The BLA views Chinese investment in western Pakistan, represented by the China-Pakistan Economic Corridor (CPEC), as a form of colonization. It is.

CPEC is the flagship of the Belt and Road Initiative (BRI), China’s blueprint for global domination. It is a development plan, a program of infrastructure projects and a network of commercial agreements designed to link the world directly to the Chinese economy through inter-connected land-based and maritime routes.

The CPEC transportation route, meant to connect China to the Arabian Sea through the ports of Karachi and Gwadar, runs through Balochistan. The success of CPEC also depends upon China’s exploitation of Balochistan’s estimated $1 trillion in gold, copper, oil, precious stones, coal, chromite and natural gas.

CPEC calls for the influx of up to 500,000 Chinese professionals into Gwadar for port and naval facility development, as well as expansion of the international airport to handle heavy cargo flights.

The Chinese have visited and bought land in Sonmiani, which houses Pakistan’s spaceport and space research center as well as the site for a planned liquid natural gas terminal. In addition, Balochistan’s Arabian Sea coast will become dotted with Chinese military bases, from which Beijing will dominate the vital sea lanes leading to the Persian Gulf and provide a link to the Chinese base in Djibouti at the entrance of the Red Sea and the Suez Canal — both strategic choke points.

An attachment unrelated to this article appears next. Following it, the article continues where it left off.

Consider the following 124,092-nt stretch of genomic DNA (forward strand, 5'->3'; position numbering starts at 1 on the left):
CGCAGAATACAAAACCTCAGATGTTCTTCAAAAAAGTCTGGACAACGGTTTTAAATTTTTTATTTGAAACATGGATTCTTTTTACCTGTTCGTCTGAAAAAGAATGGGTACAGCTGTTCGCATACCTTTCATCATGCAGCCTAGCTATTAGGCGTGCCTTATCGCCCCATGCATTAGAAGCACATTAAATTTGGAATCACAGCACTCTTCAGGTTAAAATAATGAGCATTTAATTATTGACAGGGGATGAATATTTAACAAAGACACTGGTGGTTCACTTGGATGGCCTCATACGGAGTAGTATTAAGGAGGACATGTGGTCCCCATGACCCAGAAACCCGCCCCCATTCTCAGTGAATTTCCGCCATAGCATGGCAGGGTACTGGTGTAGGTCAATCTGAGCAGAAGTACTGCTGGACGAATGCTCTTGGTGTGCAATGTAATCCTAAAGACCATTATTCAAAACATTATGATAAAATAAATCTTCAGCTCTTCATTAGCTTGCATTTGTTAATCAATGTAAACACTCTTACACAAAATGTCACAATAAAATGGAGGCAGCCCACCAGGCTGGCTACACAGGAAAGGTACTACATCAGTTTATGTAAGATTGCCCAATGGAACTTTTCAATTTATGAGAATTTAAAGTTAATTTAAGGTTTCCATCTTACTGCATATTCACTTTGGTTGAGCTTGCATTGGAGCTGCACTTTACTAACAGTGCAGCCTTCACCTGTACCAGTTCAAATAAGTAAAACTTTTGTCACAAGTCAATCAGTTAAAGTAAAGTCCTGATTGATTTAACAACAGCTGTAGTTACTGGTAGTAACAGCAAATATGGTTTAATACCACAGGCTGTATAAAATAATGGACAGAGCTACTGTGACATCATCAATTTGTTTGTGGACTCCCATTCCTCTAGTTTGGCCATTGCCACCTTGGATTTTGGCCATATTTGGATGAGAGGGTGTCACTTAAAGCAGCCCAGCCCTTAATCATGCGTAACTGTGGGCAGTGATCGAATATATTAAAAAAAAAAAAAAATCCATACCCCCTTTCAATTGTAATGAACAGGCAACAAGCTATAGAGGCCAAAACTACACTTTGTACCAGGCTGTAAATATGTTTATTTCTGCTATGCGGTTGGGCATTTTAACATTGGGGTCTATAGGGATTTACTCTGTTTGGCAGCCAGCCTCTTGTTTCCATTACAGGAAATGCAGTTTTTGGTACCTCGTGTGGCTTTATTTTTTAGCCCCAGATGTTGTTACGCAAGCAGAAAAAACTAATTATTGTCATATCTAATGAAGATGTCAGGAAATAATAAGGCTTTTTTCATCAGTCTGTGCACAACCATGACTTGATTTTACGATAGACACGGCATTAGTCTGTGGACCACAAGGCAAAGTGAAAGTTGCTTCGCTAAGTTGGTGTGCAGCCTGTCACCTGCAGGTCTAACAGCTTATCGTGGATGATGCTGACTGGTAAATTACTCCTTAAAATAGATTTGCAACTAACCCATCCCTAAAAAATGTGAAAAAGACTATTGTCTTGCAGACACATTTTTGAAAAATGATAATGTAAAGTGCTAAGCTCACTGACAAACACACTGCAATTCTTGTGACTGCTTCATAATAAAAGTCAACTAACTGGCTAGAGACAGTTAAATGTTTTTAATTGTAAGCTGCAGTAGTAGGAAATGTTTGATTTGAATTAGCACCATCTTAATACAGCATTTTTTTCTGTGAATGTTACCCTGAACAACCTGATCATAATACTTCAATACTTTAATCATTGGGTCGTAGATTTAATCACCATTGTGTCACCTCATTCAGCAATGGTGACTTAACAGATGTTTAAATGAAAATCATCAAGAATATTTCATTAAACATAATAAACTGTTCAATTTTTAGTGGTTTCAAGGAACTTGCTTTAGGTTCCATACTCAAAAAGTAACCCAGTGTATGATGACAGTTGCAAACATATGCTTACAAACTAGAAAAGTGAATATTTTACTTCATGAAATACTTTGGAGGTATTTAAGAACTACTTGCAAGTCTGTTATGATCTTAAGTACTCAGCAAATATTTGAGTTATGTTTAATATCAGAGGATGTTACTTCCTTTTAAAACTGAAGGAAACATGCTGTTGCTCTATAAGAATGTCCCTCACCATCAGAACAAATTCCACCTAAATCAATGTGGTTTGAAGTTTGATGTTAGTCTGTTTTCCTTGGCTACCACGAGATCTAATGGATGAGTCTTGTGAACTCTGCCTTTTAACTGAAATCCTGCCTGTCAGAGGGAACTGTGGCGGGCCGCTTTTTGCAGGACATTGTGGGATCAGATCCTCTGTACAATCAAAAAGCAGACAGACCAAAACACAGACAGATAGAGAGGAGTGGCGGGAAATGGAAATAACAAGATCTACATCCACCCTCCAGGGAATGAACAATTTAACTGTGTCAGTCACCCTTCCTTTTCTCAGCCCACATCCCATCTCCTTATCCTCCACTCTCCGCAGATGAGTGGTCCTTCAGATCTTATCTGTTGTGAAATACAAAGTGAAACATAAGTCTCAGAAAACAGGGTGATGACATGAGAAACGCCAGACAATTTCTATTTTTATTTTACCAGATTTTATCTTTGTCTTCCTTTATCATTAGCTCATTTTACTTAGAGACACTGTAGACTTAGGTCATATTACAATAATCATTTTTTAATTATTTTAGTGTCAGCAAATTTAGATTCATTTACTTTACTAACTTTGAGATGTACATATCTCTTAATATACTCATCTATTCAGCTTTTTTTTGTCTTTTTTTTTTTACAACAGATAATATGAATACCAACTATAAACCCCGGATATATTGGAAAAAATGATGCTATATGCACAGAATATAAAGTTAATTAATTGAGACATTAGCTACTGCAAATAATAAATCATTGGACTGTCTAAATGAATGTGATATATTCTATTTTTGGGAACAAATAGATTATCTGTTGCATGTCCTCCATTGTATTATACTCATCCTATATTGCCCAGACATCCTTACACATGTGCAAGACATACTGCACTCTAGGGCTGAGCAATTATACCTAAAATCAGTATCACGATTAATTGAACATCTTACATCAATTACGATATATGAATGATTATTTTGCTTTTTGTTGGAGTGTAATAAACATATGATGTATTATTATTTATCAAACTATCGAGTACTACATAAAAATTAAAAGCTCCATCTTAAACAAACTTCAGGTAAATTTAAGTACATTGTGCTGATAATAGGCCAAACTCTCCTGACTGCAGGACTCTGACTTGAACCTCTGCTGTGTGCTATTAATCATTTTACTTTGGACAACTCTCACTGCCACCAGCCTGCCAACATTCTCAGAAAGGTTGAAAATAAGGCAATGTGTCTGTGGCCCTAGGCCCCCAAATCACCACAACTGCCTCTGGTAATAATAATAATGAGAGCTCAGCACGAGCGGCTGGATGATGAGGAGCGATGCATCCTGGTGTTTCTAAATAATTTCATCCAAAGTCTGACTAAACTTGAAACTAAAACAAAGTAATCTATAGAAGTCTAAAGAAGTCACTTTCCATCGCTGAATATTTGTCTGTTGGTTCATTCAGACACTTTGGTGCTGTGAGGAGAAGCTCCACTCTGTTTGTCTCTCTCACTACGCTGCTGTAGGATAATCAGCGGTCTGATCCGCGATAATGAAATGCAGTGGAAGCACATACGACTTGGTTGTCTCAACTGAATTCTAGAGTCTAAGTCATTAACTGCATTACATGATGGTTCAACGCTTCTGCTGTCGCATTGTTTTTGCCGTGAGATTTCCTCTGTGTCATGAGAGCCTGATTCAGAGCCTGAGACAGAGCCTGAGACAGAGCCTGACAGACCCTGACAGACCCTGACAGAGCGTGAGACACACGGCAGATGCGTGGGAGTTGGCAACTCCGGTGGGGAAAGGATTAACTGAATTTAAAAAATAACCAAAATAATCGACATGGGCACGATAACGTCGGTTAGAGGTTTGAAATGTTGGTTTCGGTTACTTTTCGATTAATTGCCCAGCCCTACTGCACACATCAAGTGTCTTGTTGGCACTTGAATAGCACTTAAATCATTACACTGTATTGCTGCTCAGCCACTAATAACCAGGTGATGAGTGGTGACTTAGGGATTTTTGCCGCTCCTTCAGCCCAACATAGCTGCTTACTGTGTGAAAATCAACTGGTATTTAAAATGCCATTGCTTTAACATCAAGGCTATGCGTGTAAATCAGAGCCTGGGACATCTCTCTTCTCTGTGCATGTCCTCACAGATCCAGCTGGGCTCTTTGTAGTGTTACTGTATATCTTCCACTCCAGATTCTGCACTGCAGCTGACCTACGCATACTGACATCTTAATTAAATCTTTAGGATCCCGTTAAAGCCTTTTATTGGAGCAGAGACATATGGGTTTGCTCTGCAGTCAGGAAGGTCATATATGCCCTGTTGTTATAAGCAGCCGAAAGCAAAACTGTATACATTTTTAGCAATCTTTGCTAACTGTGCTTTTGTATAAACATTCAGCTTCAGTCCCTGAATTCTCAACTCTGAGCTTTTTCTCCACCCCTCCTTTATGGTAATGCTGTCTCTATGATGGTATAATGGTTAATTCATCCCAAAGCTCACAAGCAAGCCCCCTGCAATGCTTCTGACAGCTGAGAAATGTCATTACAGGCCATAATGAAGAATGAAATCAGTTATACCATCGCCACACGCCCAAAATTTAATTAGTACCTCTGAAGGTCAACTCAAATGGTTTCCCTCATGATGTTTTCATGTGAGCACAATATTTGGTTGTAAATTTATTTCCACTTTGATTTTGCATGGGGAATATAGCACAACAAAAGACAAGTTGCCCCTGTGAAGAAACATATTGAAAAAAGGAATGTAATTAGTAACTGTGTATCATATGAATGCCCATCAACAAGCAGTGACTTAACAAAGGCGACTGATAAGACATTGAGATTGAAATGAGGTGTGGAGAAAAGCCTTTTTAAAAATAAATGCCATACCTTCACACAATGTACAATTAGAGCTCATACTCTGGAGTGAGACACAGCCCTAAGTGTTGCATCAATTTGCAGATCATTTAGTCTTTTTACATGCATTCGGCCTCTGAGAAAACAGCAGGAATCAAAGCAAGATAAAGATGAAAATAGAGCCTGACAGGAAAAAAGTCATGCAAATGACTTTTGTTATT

It is easy to see that an escalation in the Baloch insurgency would be of deep concern to Beijing and Islamabad. If CPEC fails, BRI collapses as does China’s plans for global hegemony. Pakistan, now heavily indebted to China through near reckless amounts of accrued cumulative loans, would face financial ruin.

An independent Balochistan would change the strategic dynamics of South Asia. It could significantly reduce Pakistan’s unhealthy influence on Afghanistan, eliminate the Taliban main headquarters in Quetta and its extensive infrastructure sustaining the war in Afghanistan.

An independent Balochistan could provide a direct and stable sea link to that landlocked and beleaguered country. Baloch self-determination may encourage the large Baloch population in the southeast Iranian province of Sistan-Baluchistan to challenge the authoritarian theocracy in Tehran.

If Balochistan would be restored to its secular and tolerant roots, it would drive a stake into the heart of radical Islam.

The current Trump administration policy in Afghanistan centers on measures designed to encourage the Taliban to seek a negotiated settlement. In that effort, the United States has few cards to play.

Although attacking the Taliban inside Afghanistan seems to be its main element, a more effective approach may be to press Pakistan’s pain point, ethnic separatism, specifically the Baloch independence and Pashtun Protection (Tahafuz) movements. It also provides a foundation for a longer-term strategy to thwart Chinese hegemony in South Asia.

The BLA may have just exposed a card to play.

Lawrence Sellin, Ph.D. is a retired U.S. Army Reserve colonel, an IT command and control subject matter expert, trained in Arabic and Kurdish, and a veteran of Afghanistan, northern Iraq and a humanitarian mission to West Africa.

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Happy Thanksgiving 2018!

The entire staff at Stand Up America US Foundation wishes everyone a Happy Thanksgiving!

 

By: George Washington, President of The United States of America